Why do Japanese women have fewer menopause symptoms?
Japanese women, often known for one of the longest longevity nations in the world, have a long history of using natural, lifestyle practices to ease menopause symptoms. These practices include balanced diet, regular exercises, essential oils, Chinese herbs, etc. One of the popular ones is acupressure points.
Which areas to work depends on the condition of yours, so we suggest you to try multiple areas and find which ones work for you.
7 acupressure points to ease menopausal symptoms
Acupressure is a form of alternative medicine that involves applying pressure to certain points in the body. These points are located along the meridians, which are invisible channels that are said to carry energy.
- Wrist (Shinmon)
Relieves tension in the body and mind. An all-purpose pot for those who are frustrated and stressed. It also improves insomnia when you can't sleep well and constipation when you can't sleep well.
- Between pinky and ring finger (Chusho)
Various regulatory functions decline with age. It is recommended for improving dizziness, ringing in the ears, dizziness on standing up, etc., by improving the regulation function of the whole body such as breathing, blood circulation, digestion, and absorption.
- Dent below the knee (Yoryosen)
Relieve muscle tension. Versatile for leg pain, knee pain, cramps, sciatica, and lower back pain.
- In front of the Achilles tendon
It promotes blood circulation (pumping function) in the calves and improves coldness, swelling, and cramps. Recommended points for detoxification that promotes the discharge of waste products.
- Highest part of your inner ankle (Saninko)
Also known as "women's acupuncture points," it improves hormone balance, growth, and aging-related regulatory functions, and improves women's menstrual problems. A versatile acupuncture point that responds to all kinds of women's troubles such as hot flashes, coldness, swelling, wrinkles, and sagging.
- Dorsum of the foot ( Taisho)
It enhances the body's regulatory functions, such as hormonal balance, moisture, and body temperature. It is recommended for improving eye strain, overactive bladder, etc. by regulating hot flashes and the action of tensing and relaxing muscles.
- MPT Joint (Daito)
Gastrointestinal function becomes active, cools down, and urges improvement of swelling. It is an all-purpose acupuncture point that balances the inner muscles and treats sagging skin and bunions.
Natural remedies for hot flashes
- In addition to the #5 and #6 as above, you could also press these 3.
- Cool the back of your neck and/or armpit with body wipes. You can even freeze the wipes in the freezer and take them with you on the go. It is a Japanese custom that people carry a handkerchief for drying hands after washing hands at public restrooms. So sometimes women wrap a small icepack in the handkerchief to bring with them too.
- Take a bath every day, even in summer. It is important to regulate your autonomic nervous system, so anything that you can relax from, such as meditation, yoga, is effective. In Japan, taking a bath at night is considered as meditative routine before sleep, so you can sleep better. The sweat at bath time is good sweat (slightly acid), and having good sweat helps activate sweat glands. If you want to know if your sweat is good quality or not, try our Sweat Test.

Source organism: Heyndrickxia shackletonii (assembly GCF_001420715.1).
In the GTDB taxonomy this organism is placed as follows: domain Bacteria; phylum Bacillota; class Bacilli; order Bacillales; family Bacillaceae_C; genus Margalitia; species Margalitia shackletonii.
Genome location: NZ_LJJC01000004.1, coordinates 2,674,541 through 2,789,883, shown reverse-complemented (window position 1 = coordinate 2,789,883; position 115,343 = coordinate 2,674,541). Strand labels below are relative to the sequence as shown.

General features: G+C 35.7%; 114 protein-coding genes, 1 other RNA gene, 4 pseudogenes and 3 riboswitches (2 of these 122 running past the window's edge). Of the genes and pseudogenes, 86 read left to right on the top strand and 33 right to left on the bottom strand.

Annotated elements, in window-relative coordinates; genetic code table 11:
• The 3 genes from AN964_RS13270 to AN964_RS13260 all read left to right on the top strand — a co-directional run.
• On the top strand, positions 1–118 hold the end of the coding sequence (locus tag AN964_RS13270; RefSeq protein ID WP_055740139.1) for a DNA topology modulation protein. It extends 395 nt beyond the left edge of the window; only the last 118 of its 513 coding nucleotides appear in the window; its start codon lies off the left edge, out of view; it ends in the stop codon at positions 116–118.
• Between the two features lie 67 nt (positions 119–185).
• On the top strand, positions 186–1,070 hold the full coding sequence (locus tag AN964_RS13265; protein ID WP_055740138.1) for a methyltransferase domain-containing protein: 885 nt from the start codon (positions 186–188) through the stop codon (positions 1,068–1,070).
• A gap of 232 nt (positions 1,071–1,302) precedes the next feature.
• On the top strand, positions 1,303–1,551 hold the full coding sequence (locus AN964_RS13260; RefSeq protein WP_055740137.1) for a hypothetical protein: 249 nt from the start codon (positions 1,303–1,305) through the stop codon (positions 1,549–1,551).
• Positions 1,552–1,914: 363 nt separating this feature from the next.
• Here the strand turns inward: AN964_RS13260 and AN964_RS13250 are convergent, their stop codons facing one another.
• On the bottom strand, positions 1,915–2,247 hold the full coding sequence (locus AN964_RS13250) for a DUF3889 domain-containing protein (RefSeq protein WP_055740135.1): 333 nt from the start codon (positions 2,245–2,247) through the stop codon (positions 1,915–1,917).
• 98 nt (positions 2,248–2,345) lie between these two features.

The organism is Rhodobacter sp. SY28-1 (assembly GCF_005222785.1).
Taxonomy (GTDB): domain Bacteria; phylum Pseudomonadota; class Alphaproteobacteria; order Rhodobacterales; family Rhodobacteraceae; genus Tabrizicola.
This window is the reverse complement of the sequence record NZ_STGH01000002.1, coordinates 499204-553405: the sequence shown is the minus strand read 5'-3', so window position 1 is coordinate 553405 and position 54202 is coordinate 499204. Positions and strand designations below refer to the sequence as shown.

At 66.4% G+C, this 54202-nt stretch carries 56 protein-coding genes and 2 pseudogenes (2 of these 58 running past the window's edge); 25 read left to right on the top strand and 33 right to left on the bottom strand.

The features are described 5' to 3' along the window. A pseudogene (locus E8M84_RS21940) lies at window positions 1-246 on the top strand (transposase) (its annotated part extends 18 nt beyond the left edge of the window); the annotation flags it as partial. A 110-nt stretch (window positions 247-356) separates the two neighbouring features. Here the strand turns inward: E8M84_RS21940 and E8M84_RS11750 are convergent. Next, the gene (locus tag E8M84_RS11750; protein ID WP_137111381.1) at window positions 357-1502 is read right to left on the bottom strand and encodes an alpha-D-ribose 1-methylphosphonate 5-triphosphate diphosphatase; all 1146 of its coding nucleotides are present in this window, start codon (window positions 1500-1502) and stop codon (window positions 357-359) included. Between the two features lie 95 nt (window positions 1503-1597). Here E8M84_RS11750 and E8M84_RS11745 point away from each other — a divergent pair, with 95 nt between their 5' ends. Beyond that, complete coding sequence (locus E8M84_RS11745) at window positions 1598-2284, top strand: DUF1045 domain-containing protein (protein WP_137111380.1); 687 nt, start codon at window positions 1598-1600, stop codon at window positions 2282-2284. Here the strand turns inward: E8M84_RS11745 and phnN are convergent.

Technically there is a word for hot flashes in Japan: "Nobose", but it just simply means feeling hot, which is used to describing hot temperature in the bodies, not specifically meant for hot flashes from menopause.
We hope you try some of the tricks the Japanese ladies have used and work for you.
Menopause varies by country
In the United States, menopause is often thought of as a natural process that happens to all women. However, menopause can differ significantly by country. For example, in Japan, the average age of starting menopause is 51, while in the United States it is 52. Additionally, Japanese women tend to experience fewer menopausal symptoms than American women.
There are a variety of factors that can contribute to these differences. For instance, lifestyle choices such as diet and exercise can play a role. In addition, cultural attitudes towards menopause can affect how women experience the transition.
Despite these differences, there are some commonalities between countries when it comes to menopause. For example, hot flashes and night sweats are common symptoms that women experience during menopause. Additionally, many women report feeling more tired and having difficulty sleeping during menopause.
How do menopause symptoms differ in Japanese women?
According to the study by SWAN, a Study of Women Across the Nation in 2009, the Japanese have fewer menopausal symptoms. In fact, there is no Japanese word precisely for “hot flashes” as it relates to menopause symptoms. To be precise, there are words to describe it, but they are just general words such as “feeling hot suddenly” like that you get from eating spicy foods or hot temperatures.
The study says “for Japanese and Chinese American women, the term ‘‘menopause’’ as conceptualized in the medical sense had no direct translation in either of the two Asian languages. When contemplating menopause, they thought of ‘‘getting old,’’ being ‘‘over the hill.’’ For Japanese-speaking groups, the years from the late 40’s through the 50's covered the transition called ‘‘kounenki’’ - a phrase associated with a time of ‘‘maturity or harvest.’’